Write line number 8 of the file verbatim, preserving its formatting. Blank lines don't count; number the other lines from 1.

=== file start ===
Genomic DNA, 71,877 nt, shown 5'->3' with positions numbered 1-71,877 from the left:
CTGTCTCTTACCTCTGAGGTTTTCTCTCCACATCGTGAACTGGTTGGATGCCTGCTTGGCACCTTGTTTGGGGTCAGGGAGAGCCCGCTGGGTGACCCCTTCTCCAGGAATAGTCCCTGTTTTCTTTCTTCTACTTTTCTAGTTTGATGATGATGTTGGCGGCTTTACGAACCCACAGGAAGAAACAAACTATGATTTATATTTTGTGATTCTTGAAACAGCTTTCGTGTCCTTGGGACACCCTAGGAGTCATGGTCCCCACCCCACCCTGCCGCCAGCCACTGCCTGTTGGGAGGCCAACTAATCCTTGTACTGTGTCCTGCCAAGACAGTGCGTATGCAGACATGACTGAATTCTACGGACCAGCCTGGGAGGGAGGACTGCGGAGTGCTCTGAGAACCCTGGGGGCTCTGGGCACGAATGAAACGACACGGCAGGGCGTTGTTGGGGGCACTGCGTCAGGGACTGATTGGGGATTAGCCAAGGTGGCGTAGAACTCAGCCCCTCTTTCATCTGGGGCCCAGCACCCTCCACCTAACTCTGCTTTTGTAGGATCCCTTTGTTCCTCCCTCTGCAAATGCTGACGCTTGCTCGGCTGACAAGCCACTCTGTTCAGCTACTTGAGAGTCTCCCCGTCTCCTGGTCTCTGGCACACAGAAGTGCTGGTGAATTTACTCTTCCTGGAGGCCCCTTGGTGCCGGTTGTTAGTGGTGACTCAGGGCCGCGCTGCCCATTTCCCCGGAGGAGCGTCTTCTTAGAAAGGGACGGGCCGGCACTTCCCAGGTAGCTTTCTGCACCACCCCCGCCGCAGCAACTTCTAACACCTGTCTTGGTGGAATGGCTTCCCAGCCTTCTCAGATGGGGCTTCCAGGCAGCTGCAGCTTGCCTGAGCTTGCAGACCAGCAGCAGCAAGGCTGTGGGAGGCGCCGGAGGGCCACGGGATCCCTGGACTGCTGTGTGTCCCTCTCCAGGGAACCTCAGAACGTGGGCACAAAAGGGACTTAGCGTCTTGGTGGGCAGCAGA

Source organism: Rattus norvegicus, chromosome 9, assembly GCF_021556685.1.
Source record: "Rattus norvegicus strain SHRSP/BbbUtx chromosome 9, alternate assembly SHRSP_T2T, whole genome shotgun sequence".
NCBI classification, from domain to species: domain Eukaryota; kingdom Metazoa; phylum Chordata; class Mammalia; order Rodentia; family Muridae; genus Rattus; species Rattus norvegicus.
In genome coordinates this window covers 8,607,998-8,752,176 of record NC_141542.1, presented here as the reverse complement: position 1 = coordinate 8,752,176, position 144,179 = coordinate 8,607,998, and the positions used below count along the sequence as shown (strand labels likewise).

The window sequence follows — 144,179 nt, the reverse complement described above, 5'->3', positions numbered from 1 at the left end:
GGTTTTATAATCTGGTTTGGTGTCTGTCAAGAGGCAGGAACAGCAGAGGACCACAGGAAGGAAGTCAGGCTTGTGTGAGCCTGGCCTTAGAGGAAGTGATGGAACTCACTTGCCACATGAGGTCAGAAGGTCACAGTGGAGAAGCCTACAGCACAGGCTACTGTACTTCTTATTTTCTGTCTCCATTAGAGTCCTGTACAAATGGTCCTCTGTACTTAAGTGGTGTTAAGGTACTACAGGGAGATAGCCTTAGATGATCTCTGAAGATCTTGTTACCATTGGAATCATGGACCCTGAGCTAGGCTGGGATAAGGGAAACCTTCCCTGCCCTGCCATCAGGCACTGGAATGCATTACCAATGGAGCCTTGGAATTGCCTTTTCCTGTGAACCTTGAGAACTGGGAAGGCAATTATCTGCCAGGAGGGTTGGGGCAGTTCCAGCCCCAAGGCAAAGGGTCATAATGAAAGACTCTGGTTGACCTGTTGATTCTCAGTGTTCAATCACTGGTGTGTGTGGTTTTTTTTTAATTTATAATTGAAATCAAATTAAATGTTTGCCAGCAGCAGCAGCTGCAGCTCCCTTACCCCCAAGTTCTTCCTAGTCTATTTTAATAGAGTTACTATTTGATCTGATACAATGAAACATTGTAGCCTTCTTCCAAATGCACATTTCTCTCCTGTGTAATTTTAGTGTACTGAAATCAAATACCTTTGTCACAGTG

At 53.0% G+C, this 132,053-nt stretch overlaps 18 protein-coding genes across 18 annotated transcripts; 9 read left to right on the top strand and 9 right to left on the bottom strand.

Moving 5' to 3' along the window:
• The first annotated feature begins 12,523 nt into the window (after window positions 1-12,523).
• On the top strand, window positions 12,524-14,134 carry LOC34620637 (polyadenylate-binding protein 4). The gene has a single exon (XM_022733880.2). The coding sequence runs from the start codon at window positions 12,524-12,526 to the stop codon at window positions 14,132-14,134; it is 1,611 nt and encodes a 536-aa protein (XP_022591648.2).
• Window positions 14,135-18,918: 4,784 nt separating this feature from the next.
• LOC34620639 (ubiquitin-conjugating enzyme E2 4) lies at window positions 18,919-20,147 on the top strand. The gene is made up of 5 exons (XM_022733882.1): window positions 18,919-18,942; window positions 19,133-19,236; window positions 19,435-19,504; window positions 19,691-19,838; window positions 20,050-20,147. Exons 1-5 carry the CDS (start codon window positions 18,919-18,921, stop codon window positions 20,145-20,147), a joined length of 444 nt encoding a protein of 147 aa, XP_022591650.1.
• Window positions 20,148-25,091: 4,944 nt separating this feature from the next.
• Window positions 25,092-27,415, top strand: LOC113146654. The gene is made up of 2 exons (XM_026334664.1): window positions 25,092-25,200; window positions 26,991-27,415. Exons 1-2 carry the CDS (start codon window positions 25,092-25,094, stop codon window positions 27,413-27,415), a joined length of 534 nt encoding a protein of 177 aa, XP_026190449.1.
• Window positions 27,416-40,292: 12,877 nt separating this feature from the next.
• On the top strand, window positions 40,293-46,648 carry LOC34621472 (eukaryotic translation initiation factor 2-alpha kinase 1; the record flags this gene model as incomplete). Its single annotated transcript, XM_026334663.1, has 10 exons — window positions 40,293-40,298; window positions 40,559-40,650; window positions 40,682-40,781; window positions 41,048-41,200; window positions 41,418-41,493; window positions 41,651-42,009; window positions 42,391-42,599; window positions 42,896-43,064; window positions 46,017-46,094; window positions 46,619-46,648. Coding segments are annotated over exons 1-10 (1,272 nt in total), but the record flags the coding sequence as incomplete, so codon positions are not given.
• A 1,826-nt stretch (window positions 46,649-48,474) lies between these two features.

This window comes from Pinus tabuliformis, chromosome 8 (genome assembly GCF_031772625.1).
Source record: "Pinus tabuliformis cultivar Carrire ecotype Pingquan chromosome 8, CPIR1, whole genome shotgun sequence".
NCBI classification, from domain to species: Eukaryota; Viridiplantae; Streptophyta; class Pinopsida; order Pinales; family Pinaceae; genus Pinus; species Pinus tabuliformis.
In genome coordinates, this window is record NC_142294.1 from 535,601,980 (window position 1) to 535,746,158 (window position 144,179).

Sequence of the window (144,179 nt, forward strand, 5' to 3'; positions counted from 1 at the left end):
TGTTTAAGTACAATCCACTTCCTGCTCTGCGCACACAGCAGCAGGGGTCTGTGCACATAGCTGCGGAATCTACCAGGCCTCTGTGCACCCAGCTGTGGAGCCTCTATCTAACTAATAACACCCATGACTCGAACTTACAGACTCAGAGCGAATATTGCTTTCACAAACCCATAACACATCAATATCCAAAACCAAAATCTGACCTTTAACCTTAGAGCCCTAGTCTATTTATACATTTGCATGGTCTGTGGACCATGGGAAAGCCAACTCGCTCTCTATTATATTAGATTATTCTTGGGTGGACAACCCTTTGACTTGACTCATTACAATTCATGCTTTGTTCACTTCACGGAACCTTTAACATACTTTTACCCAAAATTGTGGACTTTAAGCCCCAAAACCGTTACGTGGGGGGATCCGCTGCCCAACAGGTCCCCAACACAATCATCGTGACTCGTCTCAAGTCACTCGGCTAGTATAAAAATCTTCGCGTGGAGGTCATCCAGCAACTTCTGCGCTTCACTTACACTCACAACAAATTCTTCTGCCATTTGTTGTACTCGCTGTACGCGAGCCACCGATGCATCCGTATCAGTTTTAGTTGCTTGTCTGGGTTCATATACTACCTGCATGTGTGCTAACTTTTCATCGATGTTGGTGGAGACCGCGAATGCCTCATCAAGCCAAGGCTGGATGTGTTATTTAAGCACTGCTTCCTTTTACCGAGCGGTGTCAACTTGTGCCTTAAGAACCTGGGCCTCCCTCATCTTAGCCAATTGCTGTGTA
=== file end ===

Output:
GGTTTTATAATCTGGTTTGGTGTCTGTCAAGAGGCAGGAACAGCAGAGGACCACAGGAAGGAAGTCAGGCTTGTGTGAGCCTGGCCTTAGAGGAAGTGATGGAACTCACTTGCCACATGAGGTCAGAAGGTCACAGTGGAGAAGCCTACAGCACAGGCTACTGTACTTCTTATTTTCTGTCTCCATTAGAGTCCTGTACAAATGGTCCTCTGTACTTAAGTGGTGTTAAGGTACTACAGGGAGATAGCCTTAGATGATCTCTGAAGATCTTGTTACCATTGGAATCATGGACCCTGAGCTAGGCTGGGATAAGGGAAACCTTCCCTGCCCTGCCATCAGGCACTGGAATGCATTACCAATGGAGCCTTGGAATTGCCTTTTCCTGTGAACCTTGAGAACTGGGAAGGCAATTATCTGCCAGGAGGGTTGGGGCAGTTCCAGCCCCAAGGCAAAGGGTCATAATGAAAGACTCTGGTTGACCTGTTGATTCTCAGTGTTCAATCACTGGTGTGTGTGGTTTTTTTTTAATTTATAATTGAAATCAAATTAAATGTTTGCCAGCAGCAGCAGCTGCAGCTCCCTTACCCCCAAGTTCTTCCTAGTCTATTTTAATAGAGTTACTATTTGATCTGATACAATGAAACATTGTAGCCTTCTTCCAAATGCACATTTCTCTCCTGTGTAATTTTAGTGTACTGAAATCAAATACCTTTGTCACAGTG